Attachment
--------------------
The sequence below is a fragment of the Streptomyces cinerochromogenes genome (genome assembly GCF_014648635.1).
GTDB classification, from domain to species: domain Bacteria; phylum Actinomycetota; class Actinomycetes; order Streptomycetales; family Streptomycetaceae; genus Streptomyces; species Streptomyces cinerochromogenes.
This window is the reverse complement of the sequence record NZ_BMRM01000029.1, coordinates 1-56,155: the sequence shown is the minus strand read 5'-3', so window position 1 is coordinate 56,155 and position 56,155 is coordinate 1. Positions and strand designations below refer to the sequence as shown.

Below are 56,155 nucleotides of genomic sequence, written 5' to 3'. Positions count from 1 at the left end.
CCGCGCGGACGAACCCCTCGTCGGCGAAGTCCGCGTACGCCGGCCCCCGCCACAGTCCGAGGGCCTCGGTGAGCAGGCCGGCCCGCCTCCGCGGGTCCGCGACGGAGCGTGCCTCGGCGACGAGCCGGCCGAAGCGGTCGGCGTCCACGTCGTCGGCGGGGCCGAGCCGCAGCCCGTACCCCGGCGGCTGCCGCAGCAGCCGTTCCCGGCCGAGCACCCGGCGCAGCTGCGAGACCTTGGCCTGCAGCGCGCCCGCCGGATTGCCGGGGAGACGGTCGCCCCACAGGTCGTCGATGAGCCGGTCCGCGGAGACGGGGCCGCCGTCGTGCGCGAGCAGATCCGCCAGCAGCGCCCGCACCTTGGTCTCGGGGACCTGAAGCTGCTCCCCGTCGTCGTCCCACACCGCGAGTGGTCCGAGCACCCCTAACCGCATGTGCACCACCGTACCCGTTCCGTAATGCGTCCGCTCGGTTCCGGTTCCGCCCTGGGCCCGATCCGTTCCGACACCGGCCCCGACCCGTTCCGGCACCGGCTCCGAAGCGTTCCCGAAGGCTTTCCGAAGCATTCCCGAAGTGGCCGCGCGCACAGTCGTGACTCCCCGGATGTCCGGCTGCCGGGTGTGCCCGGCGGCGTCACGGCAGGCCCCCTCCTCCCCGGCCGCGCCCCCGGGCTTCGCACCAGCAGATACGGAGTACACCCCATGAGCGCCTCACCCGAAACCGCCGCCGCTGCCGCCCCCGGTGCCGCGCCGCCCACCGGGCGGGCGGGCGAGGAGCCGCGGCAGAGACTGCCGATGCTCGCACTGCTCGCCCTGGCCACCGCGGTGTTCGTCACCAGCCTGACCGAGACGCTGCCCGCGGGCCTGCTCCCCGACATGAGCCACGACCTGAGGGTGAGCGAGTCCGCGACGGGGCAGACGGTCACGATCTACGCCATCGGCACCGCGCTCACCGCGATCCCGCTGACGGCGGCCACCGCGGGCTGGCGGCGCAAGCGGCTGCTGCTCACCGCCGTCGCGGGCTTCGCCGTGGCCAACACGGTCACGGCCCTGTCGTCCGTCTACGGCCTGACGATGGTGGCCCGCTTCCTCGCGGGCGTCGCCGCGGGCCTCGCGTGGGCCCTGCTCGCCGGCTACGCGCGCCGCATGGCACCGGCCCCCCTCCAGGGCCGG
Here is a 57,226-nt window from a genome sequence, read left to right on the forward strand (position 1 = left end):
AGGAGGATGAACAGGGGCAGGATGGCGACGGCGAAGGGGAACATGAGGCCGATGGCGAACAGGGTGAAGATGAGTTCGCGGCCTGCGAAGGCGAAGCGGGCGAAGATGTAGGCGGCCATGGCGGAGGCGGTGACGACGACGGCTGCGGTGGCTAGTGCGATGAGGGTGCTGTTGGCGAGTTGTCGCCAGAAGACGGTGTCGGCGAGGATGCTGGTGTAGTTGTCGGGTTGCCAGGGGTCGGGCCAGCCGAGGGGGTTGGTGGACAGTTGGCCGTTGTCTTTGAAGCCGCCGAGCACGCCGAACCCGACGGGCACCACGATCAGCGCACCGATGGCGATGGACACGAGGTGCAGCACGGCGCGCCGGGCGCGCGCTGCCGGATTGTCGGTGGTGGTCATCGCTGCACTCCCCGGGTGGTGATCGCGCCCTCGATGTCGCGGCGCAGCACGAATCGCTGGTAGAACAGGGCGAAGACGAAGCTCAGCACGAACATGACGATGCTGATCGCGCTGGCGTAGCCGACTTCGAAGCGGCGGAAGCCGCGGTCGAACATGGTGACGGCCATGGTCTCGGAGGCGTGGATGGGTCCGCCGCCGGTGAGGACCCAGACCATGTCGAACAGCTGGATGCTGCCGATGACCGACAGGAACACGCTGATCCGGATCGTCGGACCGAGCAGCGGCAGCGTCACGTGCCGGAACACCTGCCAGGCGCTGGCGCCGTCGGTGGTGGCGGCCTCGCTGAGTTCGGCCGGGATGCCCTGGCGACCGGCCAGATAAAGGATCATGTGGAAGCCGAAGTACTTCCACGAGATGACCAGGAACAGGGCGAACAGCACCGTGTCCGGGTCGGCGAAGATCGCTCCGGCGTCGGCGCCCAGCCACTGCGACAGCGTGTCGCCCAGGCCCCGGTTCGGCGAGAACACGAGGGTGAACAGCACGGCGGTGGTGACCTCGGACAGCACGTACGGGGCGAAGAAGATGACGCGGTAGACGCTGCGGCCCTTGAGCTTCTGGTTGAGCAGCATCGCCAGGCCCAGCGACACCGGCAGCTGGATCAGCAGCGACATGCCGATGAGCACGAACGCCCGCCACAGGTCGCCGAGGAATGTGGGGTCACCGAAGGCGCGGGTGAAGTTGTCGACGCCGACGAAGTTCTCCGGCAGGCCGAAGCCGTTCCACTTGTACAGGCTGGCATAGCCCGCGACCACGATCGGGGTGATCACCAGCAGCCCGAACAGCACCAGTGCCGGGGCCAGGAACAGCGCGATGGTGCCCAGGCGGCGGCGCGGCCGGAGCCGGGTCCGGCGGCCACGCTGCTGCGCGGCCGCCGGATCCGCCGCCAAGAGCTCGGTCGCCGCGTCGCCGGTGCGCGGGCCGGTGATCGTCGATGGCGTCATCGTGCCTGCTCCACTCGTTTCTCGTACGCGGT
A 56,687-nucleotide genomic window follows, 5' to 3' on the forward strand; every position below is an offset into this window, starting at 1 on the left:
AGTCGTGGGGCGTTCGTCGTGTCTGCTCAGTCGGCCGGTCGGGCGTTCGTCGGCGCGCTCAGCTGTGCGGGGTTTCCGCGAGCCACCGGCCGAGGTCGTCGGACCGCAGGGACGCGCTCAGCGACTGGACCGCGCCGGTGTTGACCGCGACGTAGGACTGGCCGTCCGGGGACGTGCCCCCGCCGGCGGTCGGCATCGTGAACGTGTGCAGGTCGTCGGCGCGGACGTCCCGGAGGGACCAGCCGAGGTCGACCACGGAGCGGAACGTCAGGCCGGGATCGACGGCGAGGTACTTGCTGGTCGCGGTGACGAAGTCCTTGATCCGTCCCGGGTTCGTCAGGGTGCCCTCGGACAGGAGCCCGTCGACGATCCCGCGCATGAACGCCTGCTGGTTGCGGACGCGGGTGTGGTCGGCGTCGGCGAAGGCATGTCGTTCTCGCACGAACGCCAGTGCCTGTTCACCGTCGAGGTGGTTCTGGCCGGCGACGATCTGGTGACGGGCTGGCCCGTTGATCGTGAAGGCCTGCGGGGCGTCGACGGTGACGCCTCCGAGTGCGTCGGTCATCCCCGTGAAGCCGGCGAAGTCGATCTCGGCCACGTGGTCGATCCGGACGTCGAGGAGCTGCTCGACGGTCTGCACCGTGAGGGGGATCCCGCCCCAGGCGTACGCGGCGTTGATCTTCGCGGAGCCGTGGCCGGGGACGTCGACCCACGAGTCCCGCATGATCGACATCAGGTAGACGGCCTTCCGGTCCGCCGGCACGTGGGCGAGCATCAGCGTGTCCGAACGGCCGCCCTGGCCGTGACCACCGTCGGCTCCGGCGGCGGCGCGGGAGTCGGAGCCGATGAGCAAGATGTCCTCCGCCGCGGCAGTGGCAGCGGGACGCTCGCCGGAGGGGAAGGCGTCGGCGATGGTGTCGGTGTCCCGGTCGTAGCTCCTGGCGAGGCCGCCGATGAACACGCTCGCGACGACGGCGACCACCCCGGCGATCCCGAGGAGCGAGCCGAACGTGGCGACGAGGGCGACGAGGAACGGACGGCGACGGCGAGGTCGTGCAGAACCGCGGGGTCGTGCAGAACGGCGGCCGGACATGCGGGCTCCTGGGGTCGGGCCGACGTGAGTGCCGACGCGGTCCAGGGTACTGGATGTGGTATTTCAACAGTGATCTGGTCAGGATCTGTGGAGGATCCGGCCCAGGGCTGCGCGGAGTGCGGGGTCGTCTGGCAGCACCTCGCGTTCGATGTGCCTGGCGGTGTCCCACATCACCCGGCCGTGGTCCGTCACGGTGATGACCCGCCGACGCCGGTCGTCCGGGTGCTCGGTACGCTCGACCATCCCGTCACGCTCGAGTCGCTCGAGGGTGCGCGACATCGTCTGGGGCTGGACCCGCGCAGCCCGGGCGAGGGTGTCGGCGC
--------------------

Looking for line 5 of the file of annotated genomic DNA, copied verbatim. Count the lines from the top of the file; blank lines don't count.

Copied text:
CCGCGCGGACGAACCCCTCGTCGGCGAAGTCCGCGTACGCCGGCCCCCGCCACAGTCCGAGGGCCTCGGTGAGCAGGCCGGCCCGCCTCCGCGGGTCCGCGACGGAGCGTGCCTCGGCGACGAGCCGGCCGAAGCGGTCGGCGTCCACGTCGTCGGCGGGGCCGAGCCGCAGCCCGTACCCCGGCGGCTGCCGCAGCAGCCGTTCCCGGCCGAGCACCCGGCGCAGCTGCGAGACCTTGGCCTGCAGCGCGCCCGCCGGATTGCCGGGGAGACGGTCGCCCCACAGGTCGTCGATGAGCCGGTCCGCGGAGACGGGGCCGCCGTCGTGCGCGAGCAGATCCGCCAGCAGCGCCCGCACCTTGGTCTCGGGGACCTGAAGCTGCTCCCCGTCGTCGTCCCACACCGCGAGTGGTCCGAGCACCCCTAACCGCATGTGCACCACCGTACCCGTTCCGTAATGCGTCCGCTCGGTTCCGGTTCCGCCCTGGGCCCGATCCGTTCCGACACCGGCCCCGACCCGTTCCGGCACCGGCTCCGAAGCGTTCCCGAAGGCTTTCCGAAGCATTCCCGAAGTGGCCGCGCGCACAGTCGTGACTCCCCGGATGTCCGGCTGCCGGGTGTGCCCGGCGGCGTCACGGCAGGCCCCCTCCTCCCCGGCCGCGCCCCCGGGCTTCGCACCAGCAGATACGGAGTACACCCCATGAGCGCCTCACCCGAAACCGCCGCCGCTGCCGCCCCCGGTGCCGCGCCGCCCACCGGGCGGGCGGGCGAGGAGCCGCGGCAGAGACTGCCGATGCTCGCACTGCTCGCCCTGGCCACCGCGGTGTTCGTCACCAGCCTGACCGAGACGCTGCCCGCGGGCCTGCTCCCCGACATGAGCCACGACCTGAGGGTGAGCGAGTCCGCGACGGGGCAGACGGTCACGATCTACGCCATCGGCACCGCGCTCACCGCGATCCCGCTGACGGCGGCCACCGCGGGCTGGCGGCGCAAGCGGCTGCTGCTCACCGCCGTCGCGGGCTTCGCCGTGGCCAACACGGTCACGGCCCTGTCGTCCGTCTACGGCCTGACGATGGTGGCCCGCTTCCTCGCGGGCGTCGCCGCGGGCCTCGCGTGGGCCCTGCTCGCCGGCTACGCGCGCCGCATGGCACCGGCCCCCCTCCAGGGCCGG